Towards the end of the half there was a very disagreeable TB & QS row, which caused a good deal of disturbance in the school. It began by some small TB’s being turned out of the Racquet Courts by some Juniors, who, some of their numbers being in the shell, maintained that they had a right of doing so, in spite of their position as under Elections. Accordingly all playing in the court was stopped until 3.30 school – it was Friday afternoon – the TBB and QSS disputing & blocking up the courts. It appears that a good many TBB – mostly small fellows – disapproving of the conduct of the QSS in the matter, made a point of hissing every QS as he came up & went down school. Of course all the monitors – & Scott too – thought that some notice should be taken of such a matter: accordingly, next (Saturday) morning, every one below the Shell was summoned by a notice affixed to School doors to attend in the Upper Vth room after 12. Before we had finished enquiring of the boys in the Upper Vth, one of the VIth town boys not in authority took it upon himself to send all the fellows (who were standing outside) down school. All proceedings then had to be deferred till Monday. Of course all the QSS monitors agreed that the fellows who had hissed should be tanned, & there being a difference of opinion among the TB monitors, there was a majority in favour of tanning. Scott, however, rightly said that, it being one of the rules (vide Rules for Discipline) “that no boy should be judge in his own cause” & seeing that the offense was against the QSS, the punishment should not be administered by the QSS but exclusively by the TB monitors. Indeed he was determined throughout the whole affair to uphold his rules, & our authority, tho’ all the masters were against him, & went so far as to send a written protest against the matter being left in our hands alleging that “an offense commuted in school in the presence of the masters should not be dealt with by the boys”. The end was, that the affair was all over after Monday morning – about 12 fellows giving in their names. -exclusive of many others who were let off on the plea of being new as very small fellows, or of being low down in the school. So much for this: but with respect to R-, who had sent the fellows down on Saturday, Scott pronounced on him a sentence of expulsion, & there seemed for a time no means – tho’ all of us in authority pleaded for him as well as we could – of getting him to withdraw this extreme decision. By Monday morning, however, chiefly thro’ the very kind intervention of one of the masters, he resolved to “rusticate” him for a week & then, on condition that he did not show himself here within that time, to receive him back for the rest of the half, for the Election exams began in a week & he was one of the candidate for Election. With regards to “racquets”, Scott said that every boy in the shell possessed the same rights of turning off, even tho’ he were an under Election.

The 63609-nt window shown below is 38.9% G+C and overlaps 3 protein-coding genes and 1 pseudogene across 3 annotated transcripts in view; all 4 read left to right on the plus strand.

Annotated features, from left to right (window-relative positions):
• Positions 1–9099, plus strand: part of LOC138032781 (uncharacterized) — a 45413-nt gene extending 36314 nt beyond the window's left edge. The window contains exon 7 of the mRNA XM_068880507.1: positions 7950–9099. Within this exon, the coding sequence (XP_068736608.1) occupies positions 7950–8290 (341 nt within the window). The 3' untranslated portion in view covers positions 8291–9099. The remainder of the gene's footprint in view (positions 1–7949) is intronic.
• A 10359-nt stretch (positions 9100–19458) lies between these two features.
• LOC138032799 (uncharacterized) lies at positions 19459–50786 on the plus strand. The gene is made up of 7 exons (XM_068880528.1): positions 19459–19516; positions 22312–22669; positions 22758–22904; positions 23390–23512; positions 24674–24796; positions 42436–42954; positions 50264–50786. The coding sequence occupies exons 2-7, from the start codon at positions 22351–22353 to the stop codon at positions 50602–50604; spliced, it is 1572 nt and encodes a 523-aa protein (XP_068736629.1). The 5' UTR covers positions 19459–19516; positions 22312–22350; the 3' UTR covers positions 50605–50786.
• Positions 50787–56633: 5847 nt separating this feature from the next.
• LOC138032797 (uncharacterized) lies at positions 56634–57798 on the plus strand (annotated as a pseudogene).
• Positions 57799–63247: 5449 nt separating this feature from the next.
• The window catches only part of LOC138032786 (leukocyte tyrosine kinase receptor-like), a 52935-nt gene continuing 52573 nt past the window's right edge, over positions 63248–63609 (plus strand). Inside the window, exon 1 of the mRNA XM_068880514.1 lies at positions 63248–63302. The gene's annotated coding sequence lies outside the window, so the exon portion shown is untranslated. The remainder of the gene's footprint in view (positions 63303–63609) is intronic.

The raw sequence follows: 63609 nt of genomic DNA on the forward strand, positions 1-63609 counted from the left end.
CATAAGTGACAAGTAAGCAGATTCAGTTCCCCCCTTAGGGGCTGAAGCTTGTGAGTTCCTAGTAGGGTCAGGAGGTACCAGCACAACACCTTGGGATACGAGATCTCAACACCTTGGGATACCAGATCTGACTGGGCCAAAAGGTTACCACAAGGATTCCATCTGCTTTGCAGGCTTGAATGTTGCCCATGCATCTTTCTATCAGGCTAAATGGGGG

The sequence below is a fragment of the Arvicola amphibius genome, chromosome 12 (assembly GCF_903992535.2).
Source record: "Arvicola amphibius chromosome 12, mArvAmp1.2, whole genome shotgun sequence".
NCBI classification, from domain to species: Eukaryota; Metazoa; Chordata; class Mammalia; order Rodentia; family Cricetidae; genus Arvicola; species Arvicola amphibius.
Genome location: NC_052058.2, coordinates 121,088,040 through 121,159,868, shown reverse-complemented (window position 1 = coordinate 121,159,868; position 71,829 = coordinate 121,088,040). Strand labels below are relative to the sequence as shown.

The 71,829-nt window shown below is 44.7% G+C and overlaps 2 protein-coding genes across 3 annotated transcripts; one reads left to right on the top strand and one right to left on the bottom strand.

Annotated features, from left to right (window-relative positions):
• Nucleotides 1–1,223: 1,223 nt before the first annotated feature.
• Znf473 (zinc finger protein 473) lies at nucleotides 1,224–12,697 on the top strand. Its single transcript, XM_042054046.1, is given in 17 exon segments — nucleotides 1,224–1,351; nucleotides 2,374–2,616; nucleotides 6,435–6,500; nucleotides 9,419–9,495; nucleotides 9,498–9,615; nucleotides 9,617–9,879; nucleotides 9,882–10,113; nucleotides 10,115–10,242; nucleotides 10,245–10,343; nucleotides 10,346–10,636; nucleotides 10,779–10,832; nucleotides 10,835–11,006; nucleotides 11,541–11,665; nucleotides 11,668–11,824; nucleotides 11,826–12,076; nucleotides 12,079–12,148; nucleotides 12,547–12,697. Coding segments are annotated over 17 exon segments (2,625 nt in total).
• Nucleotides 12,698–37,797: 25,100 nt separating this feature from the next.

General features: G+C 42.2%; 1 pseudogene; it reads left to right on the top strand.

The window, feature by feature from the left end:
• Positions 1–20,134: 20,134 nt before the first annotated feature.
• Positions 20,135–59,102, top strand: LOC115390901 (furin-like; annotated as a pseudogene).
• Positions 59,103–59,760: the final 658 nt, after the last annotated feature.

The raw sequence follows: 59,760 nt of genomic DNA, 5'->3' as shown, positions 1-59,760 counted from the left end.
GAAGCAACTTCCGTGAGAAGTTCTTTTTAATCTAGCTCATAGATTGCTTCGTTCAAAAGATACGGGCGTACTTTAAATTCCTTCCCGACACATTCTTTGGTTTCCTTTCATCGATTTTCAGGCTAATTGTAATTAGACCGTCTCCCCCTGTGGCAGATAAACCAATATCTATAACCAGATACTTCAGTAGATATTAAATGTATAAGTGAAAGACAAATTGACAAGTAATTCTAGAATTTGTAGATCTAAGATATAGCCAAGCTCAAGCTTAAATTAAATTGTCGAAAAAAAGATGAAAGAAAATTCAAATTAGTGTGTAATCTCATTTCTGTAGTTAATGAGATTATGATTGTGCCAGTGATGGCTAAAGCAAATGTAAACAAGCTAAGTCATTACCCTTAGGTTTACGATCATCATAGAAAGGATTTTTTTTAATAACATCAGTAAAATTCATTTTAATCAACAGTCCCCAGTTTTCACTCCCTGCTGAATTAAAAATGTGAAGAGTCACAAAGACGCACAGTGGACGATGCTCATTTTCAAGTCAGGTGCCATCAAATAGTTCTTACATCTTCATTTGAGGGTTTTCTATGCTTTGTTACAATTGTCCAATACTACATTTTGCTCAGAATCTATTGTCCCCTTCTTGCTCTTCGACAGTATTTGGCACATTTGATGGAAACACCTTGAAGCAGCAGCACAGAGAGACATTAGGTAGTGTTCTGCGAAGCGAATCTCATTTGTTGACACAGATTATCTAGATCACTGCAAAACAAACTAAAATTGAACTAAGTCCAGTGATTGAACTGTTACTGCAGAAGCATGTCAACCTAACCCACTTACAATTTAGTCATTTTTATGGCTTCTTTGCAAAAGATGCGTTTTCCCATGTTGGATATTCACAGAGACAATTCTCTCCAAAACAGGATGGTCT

In the course of this dispute it has also come out that all so-called “rules” for racquet-courts are merely matters of tradition: a fixed written code of rules being a great desideratum.
E.G.B. Phillimore. P.O
This morning, Monday 21st July /73., Otter (Captain) told me that there was a matter which must be decided by the Council of M & accordingly Phillimore, Rodocanachi & myself went into College where the meeting was held. It appeared that on Saturday a QS had left his gown on Grant’s steps & it was taken by the servant till after “Abbey” when he gave it to a T.B, named Lefroy, to return to it’s owner. Lefroy, as he crossed the yard, put on the gown & sat on School steps with the gown still on, waiting for the Q.S. to whom it belonged. Just then one of the Q.S. Monitors came out of College (named Holthouse) & saw Lefroy wearing the gown, he immediately told him to take it off & Lefroy, of course, did so. These were the facts of the case & on this ground Holthouse & the other Q.S. said that Lefroy ought to be tanned. I, however, said that though Lefroy had done wrong in putting on the gown, still he ought not to be tanned for it, as it was such a trivial matter, & there was no rule that a TB should be tanned for wearing a gown, although it was an understood thing that a TB should never put one on; as the other two T.B monitors agreed with me & voted against the tanning the Q.Ss were unable to carry out their intention (Vide Entry no. 182 see 8). This did not satisfy them however, so Holthouse showed up to Scott with a view, I suppose, of getting his consent to the tanning. Scott did not view the matter in the same light as the Q.Ss but he spoke to me about it & said I had acted perfectly right in not giving consent to the tanning, & that he should have done the same has he been in my place, but at the same time that, as the Q.S.s has imagined themselves insulted, Lefroy must apologise to Otter as being the chief representative of the Q.Ss. This I think a satisfactory way of settling the matter, but the hostile spirit shown by the Q.Ss has excited no little ill feeling amongst the T.Bs & it is much to be regretted that the Q.Ss took up the affair so hotly, for had Holthouse asked for an apology at first, without making an absurd fuss about tanning, the matter would have been settled quietly. This officious Monitor also spoke to me today about fellows in the second II wearing white shags up fields, but as this has always been the custom, I took no notice of it, beyond telling Otter that for the last 3 years, at least, all T.Bs & Q.Ss in the Second II had always been permitted to wear shags.